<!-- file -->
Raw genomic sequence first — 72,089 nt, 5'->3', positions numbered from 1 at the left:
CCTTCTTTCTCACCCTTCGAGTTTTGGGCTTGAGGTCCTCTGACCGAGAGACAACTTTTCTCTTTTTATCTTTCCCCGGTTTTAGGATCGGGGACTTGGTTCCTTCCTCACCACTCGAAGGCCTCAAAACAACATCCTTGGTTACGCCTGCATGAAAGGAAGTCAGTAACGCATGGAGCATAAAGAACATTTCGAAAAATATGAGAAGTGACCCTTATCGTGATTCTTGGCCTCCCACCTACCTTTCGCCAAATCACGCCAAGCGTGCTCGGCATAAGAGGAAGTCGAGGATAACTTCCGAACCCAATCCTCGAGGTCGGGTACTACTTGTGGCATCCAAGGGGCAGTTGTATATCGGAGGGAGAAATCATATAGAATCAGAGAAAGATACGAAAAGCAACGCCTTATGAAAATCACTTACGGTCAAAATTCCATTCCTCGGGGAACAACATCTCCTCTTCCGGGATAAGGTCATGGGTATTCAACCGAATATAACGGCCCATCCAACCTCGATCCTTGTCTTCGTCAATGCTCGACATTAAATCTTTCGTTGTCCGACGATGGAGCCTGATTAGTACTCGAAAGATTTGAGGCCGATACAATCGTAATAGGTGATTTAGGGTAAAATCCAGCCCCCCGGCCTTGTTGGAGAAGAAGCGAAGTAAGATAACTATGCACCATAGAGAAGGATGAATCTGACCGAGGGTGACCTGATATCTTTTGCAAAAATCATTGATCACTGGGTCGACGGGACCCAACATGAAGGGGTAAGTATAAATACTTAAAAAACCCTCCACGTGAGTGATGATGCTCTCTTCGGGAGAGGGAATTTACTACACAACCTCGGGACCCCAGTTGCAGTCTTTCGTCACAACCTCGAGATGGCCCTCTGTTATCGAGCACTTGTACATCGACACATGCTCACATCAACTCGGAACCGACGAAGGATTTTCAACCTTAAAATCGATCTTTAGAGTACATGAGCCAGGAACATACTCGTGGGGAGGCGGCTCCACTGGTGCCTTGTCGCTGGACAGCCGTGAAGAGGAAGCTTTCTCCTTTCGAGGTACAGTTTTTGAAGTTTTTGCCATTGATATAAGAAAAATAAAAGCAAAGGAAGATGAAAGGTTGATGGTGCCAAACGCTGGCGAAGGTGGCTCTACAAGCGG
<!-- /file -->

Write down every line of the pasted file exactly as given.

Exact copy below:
Raw genomic sequence first — 72,089 nt, 5'->3', positions numbered from 1 at the left:
CCTTCTTTCTCACCCTTCGAGTTTTGGGCTTGAGGTCCTCTGACCGAGAGACAACTTTTCTCTTTTTATCTTTCCCCGGTTTTAGGATCGGGGACTTGGTTCCTTCCTCACCACTCGAAGGCCTCAAAACAACATCCTTGGTTACGCCTGCATGAAAGGAAGTCAGTAACGCATGGAGCATAAAGAACATTTCGAAAAATATGAGAAGTGACCCTTATCGTGATTCTTGGCCTCCCACCTACCTTTCGCCAAATCACGCCAAGCGTGCTCGGCATAAGAGGAAGTCGAGGATAACTTCCGAACCCAATCCTCGAGGTCGGGTACTACTTGTGGCATCCAAGGGGCAGTTGTATATCGGAGGGAGAAATCATATAGAATCAGAGAAAGATACGAAAAGCAACGCCTTATGAAAATCACTTACGGTCAAAATTCCATTCCTCGGGGAACAACATCTCCTCTTCCGGGATAAGGTCATGGGTATTCAACCGAATATAACGGCCCATCCAACCTCGATCCTTGTCTTCGTCAATGCTCGACATTAAATCTTTCGTTGTCCGACGATGGAGCCTGATTAGTACTCGAAAGATTTGAGGCCGATACAATCGTAATAGGTGATTTAGGGTAAAATCCAGCCCCCCGGCCTTGTTGGAGAAGAAGCGAAGTAAGATAACTATGCACCATAGAGAAGGATGAATCTGACCGAGGGTGACCTGATATCTTTTGCAAAAATCATTGATCACTGGGTCGACGGGACCCAACATGAAGGGGTAAGTATAAATACTTAAAAAACCCTCCACGTGAGTGATGATGCTCTCTTCGGGAGAGGGAATTTACTACACAACCTCGGGACCCCAGTTGCAGTCTTTCGTCACAACCTCGAGATGGCCCTCTGTTATCGAGCACTTGTACATCGACACATGCTCACATCAACTCGGAACCGACGAAGGATTTTCAACCTTAAAATCGATCTTTAGAGTACATGAGCCAGGAACATACTCGTGGGGAGGCGGCTCCACTGGTGCCTTGTCGCTGGACAGCCGTGAAGAGGAAGCTTTCTCCTTTCGAGGTACAGTTTTTGAAGTTTTTGCCATTGATATAAGAAAAATAAAAGCAAAGGAAGATGAAAGGTTGATGGTGCCAAACGCTGGCGAAGGTGGCTCTACAAGCGG